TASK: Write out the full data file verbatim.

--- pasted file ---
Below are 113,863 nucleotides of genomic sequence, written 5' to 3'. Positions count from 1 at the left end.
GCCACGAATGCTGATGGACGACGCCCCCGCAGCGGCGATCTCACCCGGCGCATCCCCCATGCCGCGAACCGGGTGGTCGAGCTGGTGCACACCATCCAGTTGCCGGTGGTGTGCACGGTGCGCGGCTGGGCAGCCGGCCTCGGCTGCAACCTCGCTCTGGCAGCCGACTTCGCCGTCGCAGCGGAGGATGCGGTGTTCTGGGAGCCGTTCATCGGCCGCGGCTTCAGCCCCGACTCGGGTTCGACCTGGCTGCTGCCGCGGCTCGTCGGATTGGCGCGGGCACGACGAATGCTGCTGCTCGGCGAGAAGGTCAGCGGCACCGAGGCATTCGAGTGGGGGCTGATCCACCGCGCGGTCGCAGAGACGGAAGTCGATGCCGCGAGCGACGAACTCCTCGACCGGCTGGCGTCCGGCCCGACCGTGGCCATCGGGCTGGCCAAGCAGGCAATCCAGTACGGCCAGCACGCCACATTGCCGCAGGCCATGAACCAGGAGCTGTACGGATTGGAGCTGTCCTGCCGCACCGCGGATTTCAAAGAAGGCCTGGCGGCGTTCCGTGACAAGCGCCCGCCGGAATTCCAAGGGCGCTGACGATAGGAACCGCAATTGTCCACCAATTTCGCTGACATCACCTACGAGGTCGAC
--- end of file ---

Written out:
Below are 113,863 nucleotides of genomic sequence, written 5' to 3'. Positions count from 1 at the left end.
GCCACGAATGCTGATGGACGACGCCCCCGCAGCGGCGATCTCACCCGGCGCATCCCCCATGCCGCGAACCGGGTGGTCGAGCTGGTGCACACCATCCAGTTGCCGGTGGTGTGCACGGTGCGCGGCTGGGCAGCCGGCCTCGGCTGCAACCTCGCTCTGGCAGCCGACTTCGCCGTCGCAGCGGAGGATGCGGTGTTCTGGGAGCCGTTCATCGGCCGCGGCTTCAGCCCCGACTCGGGTTCGACCTGGCTGCTGCCGCGGCTCGTCGGATTGGCGCGGGCACGACGAATGCTGCTGCTCGGCGAGAAGGTCAGCGGCACCGAGGCATTCGAGTGGGGGCTGATCCACCGCGCGGTCGCAGAGACGGAAGTCGATGCCGCGAGCGACGAACTCCTCGACCGGCTGGCGTCCGGCCCGACCGTGGCCATCGGGCTGGCCAAGCAGGCAATCCAGTACGGCCAGCACGCCACATTGCCGCAGGCCATGAACCAGGAGCTGTACGGATTGGAGCTGTCCTGCCGCACCGCGGATTTCAAAGAAGGCCTGGCGGCGTTCCGTGACAAGCGCCCGCCGGAATTCCAAGGGCGCTGACGATAGGAACCGCAATTGTCCACCAATTTCGCTGACATCACCTACGAGGTCGAC